This October 2007 accident report is provided by the National Transportation Safety Board. Published as an educational tool, it is intended to help pilots learn from the misfortunes of others.
Aircraft: Flight Design CT. Location: Afton, Wyo. Injuries: 2 Minor. Aircraft damage: Substantial.
What reportedly happened: The pilot was practicing landings with his instructor on board. The pilot flew over the airport and noted the wind sock, segmented circle, and wind-T indicated a calm wind from the north. He made his approach to runway 34 using 30° of flaps and an airspeed of 45 knots but did not trim for this speed. He sensed he was slightly low, so he increased power until he saw both VASI bars turn white. He then reduced power to idle. The airplane touched down hard and bounced back into the air. When the airplane touched down again, it became apparent that the right wheel had come off because the stub of the right main gear dug into the runway. The airplane veered to the right and went off the runway. The right wing hit the ground and the airplane nosed over.
The flight instructor’s version of events was somewhat different.
He said the pilot’s performance in the traffic pattern was somewhat ragged and less precise. The instructor stated that the pilot overshot the downwind-to-base turn by 20°, so he took control of the airplane to reestablish a stable approach, and then returned control to the pilot. The airplane crossed the threshold at 55 knots. The pilot allowed the airplane to roll to the right. The instructor tried to recover but it was too late. The airplane landed hard and bounced back into the air, then came down again hard on the right main gear. The airplane slid off the runway and nosed over.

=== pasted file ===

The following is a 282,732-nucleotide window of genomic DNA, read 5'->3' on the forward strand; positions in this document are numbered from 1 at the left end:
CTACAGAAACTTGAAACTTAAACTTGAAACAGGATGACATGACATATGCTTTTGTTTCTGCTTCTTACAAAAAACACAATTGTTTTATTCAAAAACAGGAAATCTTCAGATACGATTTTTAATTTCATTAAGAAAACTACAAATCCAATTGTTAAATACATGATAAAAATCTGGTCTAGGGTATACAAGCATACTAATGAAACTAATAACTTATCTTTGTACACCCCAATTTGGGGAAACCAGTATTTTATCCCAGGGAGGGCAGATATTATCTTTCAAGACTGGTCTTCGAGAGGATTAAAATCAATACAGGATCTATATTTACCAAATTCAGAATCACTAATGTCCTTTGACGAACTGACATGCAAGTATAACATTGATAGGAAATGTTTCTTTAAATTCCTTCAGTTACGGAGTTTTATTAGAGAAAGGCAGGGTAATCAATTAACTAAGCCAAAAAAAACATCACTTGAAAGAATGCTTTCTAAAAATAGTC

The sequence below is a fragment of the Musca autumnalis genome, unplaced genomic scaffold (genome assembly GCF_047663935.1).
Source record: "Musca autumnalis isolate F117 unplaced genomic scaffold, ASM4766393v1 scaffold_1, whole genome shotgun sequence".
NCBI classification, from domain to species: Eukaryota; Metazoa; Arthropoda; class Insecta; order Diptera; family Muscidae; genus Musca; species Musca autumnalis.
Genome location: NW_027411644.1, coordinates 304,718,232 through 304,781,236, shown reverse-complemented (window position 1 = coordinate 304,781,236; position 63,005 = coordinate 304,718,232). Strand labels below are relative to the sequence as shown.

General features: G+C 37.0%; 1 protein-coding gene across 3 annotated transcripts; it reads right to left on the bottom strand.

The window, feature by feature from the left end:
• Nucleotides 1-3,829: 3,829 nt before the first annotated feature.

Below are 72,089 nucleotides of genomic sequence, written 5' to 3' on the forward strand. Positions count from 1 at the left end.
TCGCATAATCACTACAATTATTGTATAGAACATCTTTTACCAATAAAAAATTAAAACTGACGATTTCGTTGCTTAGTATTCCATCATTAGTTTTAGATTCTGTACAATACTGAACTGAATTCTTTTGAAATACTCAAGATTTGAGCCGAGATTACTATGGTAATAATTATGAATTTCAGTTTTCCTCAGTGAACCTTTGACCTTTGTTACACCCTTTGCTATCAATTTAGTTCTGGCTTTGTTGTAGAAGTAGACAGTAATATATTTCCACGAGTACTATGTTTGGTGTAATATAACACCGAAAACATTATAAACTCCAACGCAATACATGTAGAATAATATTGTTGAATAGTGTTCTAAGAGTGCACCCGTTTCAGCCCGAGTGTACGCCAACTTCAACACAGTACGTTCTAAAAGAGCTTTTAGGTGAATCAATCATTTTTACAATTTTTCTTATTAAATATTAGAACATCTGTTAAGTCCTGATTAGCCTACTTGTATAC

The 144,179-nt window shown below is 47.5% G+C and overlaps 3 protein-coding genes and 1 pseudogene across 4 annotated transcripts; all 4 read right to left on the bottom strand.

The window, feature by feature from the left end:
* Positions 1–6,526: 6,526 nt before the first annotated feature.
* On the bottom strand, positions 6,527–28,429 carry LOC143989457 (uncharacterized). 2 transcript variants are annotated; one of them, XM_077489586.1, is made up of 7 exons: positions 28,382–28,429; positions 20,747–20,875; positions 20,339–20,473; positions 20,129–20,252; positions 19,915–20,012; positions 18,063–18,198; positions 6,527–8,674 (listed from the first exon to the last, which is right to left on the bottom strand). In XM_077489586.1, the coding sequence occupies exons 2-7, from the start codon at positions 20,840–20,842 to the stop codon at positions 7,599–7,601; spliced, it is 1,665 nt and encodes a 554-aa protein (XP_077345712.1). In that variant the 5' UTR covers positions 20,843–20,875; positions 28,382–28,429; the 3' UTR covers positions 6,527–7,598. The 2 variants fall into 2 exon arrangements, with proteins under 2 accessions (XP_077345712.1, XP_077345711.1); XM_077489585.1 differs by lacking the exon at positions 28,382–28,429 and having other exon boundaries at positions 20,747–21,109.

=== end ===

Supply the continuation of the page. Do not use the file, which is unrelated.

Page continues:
The airport manager, who witnessed the accident, said the airplane was not aligned with the runway centerline when it landed hard. The impact tore off the right main landing gear. The airplane veered off the runway and nosed over. The right wheel was found on the left side of the runway. Laboratory examination revealed the fracture was over-stress, consistent with bending from a hard landing impact.
Probable cause: The pilot’s failure to correct the alignment of the airplane and his improper recovery from a bounced landing, resulting in exceeding the design stress limits that caused the right main landing gear to fail. The instructor’s inadequate supervision of the pilot was also a factor.
For more information: NTSB.gov